Practical English prosody and versification: or, Descriptions of the different species of English verse, with exercises in scanning and versification ... calculated to produce correctness of ear and taste in reading and writing poetry ...
Printed for Baldwin, Cradock, and Joy, by J. Gillet, 1816 - 261 sider
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accent adjective altered alternate rhime amarantine Anacreon anapaest appears beam beauty blest bloom bosom breast breath Briareus caesura charms clouds dactyl death diaeresis diphthong double rhime Dryden earth eight syllables English English poetry ev'ry example eyes fair feet final syllable flow'rs foot French gale glows Greek grief grove hand heart heav'n Hypermeter hyphen Iambic metre Iambic verses Iambics of eight Iambus lable language Latin licence light line to rhime maid metre mind Muse nature night o'er pain Patroclus peace plain pleasures poet poetic poetry Pope pow'r preterite prey pronounced pronunciation Prosody Pyrrhic round scanned scenes shade shed shine shore sigh sleep smile soft song sorrow soul sound spondee spread spring stanzas subjunctive mood sweet synaeresis syncope tears termination thee thou trisyllabic Trochaic Trochee un-accented syllable vale verb versification virtue wild word youth
Side 232 - I AM monarch of all I survey, My right there is none to dispute ; From the centre all round to the sea I am lord of the fowl and the brute.
Side 195 - FATHER of all ! in every age, In every clime adored, By saint, by savage, and by sage, Jehovah, Jove, or Lord ! Thou great first Cause, least understood, Who all my sense confined To know but this, that Thou art good, And that myself am blind...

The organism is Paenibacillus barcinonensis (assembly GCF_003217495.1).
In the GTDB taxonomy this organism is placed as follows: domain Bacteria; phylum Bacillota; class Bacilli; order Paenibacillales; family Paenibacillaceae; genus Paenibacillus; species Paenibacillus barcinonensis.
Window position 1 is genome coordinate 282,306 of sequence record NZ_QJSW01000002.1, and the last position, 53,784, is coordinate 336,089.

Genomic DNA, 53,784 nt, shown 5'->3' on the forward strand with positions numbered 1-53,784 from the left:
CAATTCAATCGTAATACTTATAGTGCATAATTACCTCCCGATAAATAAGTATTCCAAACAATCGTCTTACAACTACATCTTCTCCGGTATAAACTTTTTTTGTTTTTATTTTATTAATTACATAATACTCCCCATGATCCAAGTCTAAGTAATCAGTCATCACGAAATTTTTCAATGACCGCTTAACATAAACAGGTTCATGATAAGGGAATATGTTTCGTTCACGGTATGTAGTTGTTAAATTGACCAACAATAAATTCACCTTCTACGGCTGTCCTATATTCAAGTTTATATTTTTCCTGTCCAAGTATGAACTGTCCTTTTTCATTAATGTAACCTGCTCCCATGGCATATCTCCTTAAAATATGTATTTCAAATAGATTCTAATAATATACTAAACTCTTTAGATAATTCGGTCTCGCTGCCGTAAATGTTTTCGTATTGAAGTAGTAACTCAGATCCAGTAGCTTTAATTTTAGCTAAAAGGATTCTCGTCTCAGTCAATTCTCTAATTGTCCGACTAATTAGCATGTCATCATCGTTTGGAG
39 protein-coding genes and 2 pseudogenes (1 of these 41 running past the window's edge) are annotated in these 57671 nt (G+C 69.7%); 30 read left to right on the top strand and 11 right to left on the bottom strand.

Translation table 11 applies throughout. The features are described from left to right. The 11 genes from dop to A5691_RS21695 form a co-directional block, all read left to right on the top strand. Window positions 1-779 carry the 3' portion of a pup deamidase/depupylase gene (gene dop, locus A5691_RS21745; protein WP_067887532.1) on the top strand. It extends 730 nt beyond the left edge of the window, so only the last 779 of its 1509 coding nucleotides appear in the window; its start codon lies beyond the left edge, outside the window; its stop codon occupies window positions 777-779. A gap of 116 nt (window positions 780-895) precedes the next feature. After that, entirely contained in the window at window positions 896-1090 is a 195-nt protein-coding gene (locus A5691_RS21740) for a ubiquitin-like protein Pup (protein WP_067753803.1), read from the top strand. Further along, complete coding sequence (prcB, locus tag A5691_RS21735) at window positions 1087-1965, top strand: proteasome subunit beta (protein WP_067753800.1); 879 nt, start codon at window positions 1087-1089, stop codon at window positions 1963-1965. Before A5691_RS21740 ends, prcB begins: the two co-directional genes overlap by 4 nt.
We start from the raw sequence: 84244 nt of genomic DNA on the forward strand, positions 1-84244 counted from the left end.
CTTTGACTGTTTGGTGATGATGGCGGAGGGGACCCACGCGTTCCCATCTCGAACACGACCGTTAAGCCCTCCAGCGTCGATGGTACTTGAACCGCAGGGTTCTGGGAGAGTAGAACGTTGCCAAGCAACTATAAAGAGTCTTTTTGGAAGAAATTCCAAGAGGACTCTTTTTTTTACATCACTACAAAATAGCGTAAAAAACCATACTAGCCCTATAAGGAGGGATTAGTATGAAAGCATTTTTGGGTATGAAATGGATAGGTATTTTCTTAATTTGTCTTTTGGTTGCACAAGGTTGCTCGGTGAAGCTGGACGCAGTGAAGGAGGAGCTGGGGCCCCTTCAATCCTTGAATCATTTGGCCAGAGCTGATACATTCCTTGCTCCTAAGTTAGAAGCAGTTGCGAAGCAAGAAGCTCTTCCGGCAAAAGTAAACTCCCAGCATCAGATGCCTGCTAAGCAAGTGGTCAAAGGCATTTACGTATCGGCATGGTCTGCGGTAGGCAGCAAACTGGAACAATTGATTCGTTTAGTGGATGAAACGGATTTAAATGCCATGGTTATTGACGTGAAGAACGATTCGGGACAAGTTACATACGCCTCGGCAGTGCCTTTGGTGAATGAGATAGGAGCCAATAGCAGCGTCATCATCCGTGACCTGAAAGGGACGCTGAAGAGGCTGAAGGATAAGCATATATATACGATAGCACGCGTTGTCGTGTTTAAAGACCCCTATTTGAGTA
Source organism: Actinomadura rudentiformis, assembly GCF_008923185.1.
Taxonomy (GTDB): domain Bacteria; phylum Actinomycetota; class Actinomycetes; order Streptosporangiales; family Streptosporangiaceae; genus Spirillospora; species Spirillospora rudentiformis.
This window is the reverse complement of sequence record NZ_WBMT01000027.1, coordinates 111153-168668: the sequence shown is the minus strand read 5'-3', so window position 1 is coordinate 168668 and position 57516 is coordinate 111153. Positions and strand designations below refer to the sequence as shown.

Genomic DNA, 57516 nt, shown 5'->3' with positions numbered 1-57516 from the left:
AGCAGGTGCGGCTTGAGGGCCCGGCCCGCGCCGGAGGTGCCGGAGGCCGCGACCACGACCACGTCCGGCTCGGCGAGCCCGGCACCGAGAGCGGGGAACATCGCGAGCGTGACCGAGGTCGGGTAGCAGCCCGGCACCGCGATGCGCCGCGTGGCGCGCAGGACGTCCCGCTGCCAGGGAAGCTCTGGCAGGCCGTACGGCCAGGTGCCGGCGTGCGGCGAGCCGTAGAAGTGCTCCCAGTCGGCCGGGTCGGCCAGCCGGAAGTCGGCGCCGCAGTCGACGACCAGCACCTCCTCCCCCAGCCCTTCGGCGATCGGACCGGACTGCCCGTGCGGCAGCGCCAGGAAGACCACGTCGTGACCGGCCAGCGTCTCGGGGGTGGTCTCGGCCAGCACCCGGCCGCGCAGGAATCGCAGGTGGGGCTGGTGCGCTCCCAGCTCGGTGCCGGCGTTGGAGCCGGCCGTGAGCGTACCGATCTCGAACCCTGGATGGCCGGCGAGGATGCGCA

Side 19 - Bound on a voyage of awful length And dangers little known, A stranger to superior strength, Man vainly trusts his own. But oars alone can ne'er prevail To reach the distant coast ; The breath of Heaven must swell the sail, Or all the toil is lost.
Side v - T' arrest the fleeting images that fill The mirror of the mind, and hold them fast, And force them sit till he has pencil'd off A faithful likeness of the forms he views ; Then to dispose his copies with such art, That each may find its most propitious...
Side 81 - His head was silver'd o'er with age, And long experience made him sage ; In summer's heat and winter's cold He fed his flock and penn'd the fold : His hours in cheerful labour flew. Nor envy nor ambition knew : His wisdom and his honest fame Through all the country rais'd his name.
Side 232 - I am lord of the fowl and the brute. 0 Solitude ! where are the charms That sages have seen in thy face ? Better dwell in the midst of alarms Than reign in this horrible place. 1 am out of humanity's reach, I must finish my journey alone, Never hear the sweet music of speech, I start at the sound of my own.
Side 73 - Near yonder copse, where once the garden smiled, And still where many a garden -flower grows wild; There, where a few torn shrubs the place disclose, The village preacher's modest mansion rose. A man he was to all the country dear, And passing rich with forty pounds a year...
Side 262 - ELEMENTS OF PLANE AND SPHERICAL TRIGONOMETRY ; with their Applications to Heights and Distances, Projections of- the Sphere, Dialling, Astronomy, the Solution of Equations, and Geodesic Operations; intended fnr the Use of Mathematical Seminaries, and of first year Men at College. By OLINTHUS GREGORY, LL. D. of the Royal Military Academy, Woolwich ; Author of Letters Publications of Baldwin, Cradock, and Joy.
Side 32 - Tis night, and the landscape is lovely no more ; I mourn, but, ye woodlands, I mourn not for you ; For morn is approaching, your charms to restore, Perfumed with fresh fragrance, and glittering with dew: Nor yet for the ravage of winter I mourn ; Kind nature the embryo blossom will save.